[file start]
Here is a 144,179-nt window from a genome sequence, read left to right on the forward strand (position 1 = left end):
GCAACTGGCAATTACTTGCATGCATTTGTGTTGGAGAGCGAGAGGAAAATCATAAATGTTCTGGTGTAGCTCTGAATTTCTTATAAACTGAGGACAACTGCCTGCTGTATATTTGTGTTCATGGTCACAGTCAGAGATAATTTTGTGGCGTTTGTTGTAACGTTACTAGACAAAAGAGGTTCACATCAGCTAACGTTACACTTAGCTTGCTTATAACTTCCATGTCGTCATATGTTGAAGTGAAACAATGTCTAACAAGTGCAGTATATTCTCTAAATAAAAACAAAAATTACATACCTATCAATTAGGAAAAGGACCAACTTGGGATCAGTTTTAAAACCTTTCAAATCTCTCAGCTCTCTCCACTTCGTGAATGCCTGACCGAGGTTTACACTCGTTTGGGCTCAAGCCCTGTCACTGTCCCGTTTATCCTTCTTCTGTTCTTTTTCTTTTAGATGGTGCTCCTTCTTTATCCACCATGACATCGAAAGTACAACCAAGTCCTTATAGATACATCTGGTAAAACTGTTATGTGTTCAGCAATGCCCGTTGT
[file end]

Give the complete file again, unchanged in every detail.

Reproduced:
Here is a 144,179-nt window from a genome sequence, read left to right on the forward strand (position 1 = left end):
GCAACTGGCAATTACTTGCATGCATTTGTGTTGGAGAGCGAGAGGAAAATCATAAATGTTCTGGTGTAGCTCTGAATTTCTTATAAACTGAGGACAACTGCCTGCTGTATATTTGTGTTCATGGTCACAGTCAGAGATAATTTTGTGGCGTTTGTTGTAACGTTACTAGACAAAAGAGGTTCACATCAGCTAACGTTACACTTAGCTTGCTTATAACTTCCATGTCGTCATATGTTGAAGTGAAACAATGTCTAACAAGTGCAGTATATTCTCTAAATAAAAACAAAAATTACATACCTATCAATTAGGAAAAGGACCAACTTGGGATCAGTTTTAAAACCTTTCAAATCTCTCAGCTCTCTCCACTTCGTGAATGCCTGACCGAGGTTTACACTCGTTTGGGCTCAAGCCCTGTCACTGTCCCGTTTATCCTTCTTCTGTTCTTTTTCTTTTAGATGGTGCTCCTTCTTTATCCACCATGACATCGAAAGTACAACCAAGTCCTTATAGATACATCTGGTAAAACTGTTATGTGTTCAGCAATGCCCGTTGT